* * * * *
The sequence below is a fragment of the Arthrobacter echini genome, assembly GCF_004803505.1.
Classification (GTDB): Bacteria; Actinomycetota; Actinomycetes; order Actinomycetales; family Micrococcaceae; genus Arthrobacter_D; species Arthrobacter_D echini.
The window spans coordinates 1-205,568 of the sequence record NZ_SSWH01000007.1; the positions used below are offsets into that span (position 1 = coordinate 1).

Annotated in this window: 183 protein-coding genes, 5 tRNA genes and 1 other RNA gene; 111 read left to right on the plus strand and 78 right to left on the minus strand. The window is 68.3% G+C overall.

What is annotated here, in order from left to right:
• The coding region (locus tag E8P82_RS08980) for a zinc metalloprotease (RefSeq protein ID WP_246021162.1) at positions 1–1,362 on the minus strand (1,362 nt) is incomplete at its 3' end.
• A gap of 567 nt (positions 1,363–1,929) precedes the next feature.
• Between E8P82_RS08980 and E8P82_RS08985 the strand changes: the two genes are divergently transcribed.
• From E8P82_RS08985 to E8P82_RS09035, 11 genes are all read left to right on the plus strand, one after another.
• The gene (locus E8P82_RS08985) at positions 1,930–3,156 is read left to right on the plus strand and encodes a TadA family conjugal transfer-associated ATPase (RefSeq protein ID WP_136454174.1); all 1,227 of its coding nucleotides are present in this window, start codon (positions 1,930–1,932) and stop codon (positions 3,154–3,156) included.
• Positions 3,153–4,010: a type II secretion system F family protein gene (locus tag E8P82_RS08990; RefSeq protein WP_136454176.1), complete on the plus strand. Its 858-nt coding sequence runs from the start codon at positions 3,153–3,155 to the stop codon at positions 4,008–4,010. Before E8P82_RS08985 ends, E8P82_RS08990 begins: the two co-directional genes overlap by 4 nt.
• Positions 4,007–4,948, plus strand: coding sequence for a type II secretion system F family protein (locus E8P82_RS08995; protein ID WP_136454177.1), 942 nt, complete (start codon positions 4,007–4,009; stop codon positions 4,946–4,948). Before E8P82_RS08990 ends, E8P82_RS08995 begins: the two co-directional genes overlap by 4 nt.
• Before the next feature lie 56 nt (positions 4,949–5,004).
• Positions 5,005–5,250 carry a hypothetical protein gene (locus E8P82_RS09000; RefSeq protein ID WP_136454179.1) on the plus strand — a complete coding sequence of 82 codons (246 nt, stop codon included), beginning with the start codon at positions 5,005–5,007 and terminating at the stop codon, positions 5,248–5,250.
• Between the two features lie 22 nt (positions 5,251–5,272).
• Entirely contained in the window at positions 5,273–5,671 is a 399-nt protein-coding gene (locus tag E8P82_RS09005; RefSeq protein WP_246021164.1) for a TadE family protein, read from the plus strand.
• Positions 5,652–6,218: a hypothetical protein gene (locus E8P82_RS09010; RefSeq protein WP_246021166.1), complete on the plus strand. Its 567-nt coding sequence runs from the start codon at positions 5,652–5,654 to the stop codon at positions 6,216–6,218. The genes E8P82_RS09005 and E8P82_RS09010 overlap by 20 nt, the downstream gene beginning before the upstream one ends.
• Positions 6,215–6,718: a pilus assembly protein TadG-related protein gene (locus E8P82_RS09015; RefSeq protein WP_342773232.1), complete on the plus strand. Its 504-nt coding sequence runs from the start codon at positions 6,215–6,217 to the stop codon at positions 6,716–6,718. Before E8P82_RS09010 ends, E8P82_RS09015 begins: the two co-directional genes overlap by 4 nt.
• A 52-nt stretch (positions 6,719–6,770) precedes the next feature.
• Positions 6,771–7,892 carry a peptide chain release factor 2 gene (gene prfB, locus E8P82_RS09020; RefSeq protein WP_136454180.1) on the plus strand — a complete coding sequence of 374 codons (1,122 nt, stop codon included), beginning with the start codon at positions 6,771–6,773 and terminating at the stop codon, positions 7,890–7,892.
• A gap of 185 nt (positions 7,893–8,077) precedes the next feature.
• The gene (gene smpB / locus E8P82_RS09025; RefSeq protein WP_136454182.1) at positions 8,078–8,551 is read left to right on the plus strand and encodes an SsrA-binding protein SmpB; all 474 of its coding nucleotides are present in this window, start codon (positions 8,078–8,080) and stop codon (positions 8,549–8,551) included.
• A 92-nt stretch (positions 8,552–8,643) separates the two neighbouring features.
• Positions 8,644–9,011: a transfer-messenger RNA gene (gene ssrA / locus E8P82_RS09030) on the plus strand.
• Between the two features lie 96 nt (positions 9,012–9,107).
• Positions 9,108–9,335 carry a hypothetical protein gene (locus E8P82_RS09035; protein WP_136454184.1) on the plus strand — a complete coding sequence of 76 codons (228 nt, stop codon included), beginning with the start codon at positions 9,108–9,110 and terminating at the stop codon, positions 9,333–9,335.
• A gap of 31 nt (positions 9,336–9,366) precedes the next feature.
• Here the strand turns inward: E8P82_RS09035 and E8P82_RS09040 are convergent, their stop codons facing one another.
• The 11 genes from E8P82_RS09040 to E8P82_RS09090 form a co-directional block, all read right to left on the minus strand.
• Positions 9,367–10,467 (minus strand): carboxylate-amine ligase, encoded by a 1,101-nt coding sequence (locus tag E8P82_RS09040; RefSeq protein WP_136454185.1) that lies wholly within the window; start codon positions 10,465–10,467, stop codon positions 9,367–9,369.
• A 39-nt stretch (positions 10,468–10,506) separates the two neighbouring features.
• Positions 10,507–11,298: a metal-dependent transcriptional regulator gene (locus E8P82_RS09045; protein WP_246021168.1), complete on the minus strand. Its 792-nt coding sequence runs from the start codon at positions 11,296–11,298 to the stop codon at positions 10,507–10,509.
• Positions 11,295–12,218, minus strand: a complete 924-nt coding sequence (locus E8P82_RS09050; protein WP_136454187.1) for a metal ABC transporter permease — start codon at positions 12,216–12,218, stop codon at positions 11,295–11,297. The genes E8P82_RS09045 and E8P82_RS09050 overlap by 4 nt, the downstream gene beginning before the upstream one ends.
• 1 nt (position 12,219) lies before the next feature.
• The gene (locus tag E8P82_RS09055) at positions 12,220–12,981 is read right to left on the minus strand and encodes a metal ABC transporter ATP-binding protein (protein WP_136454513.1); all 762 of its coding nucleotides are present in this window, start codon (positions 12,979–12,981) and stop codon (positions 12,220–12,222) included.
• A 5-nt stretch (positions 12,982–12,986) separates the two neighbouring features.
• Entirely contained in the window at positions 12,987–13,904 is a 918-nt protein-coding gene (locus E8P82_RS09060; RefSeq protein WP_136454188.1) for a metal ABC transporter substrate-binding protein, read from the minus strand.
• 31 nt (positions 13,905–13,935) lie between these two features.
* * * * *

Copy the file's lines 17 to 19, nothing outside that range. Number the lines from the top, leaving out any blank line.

• Positions 5,652–6,218: a hypothetical protein gene (locus E8P82_RS09010; RefSeq protein WP_246021166.1), complete on the plus strand. Its 567-nt coding sequence runs from the start codon at positions 5,652–5,654 to the stop codon at positions 6,216–6,218. The genes E8P82_RS09005 and E8P82_RS09010 overlap by 20 nt, the downstream gene beginning before the upstream one ends.
• Positions 6,215–6,718: a pilus assembly protein TadG-related protein gene (locus E8P82_RS09015; RefSeq protein WP_342773232.1), complete on the plus strand. Its 504-nt coding sequence runs from the start codon at positions 6,215–6,217 to the stop codon at positions 6,716–6,718. Before E8P82_RS09010 ends, E8P82_RS09015 begins: the two co-directional genes overlap by 4 nt.
• A 52-nt stretch (positions 6,719–6,770) precedes the next feature.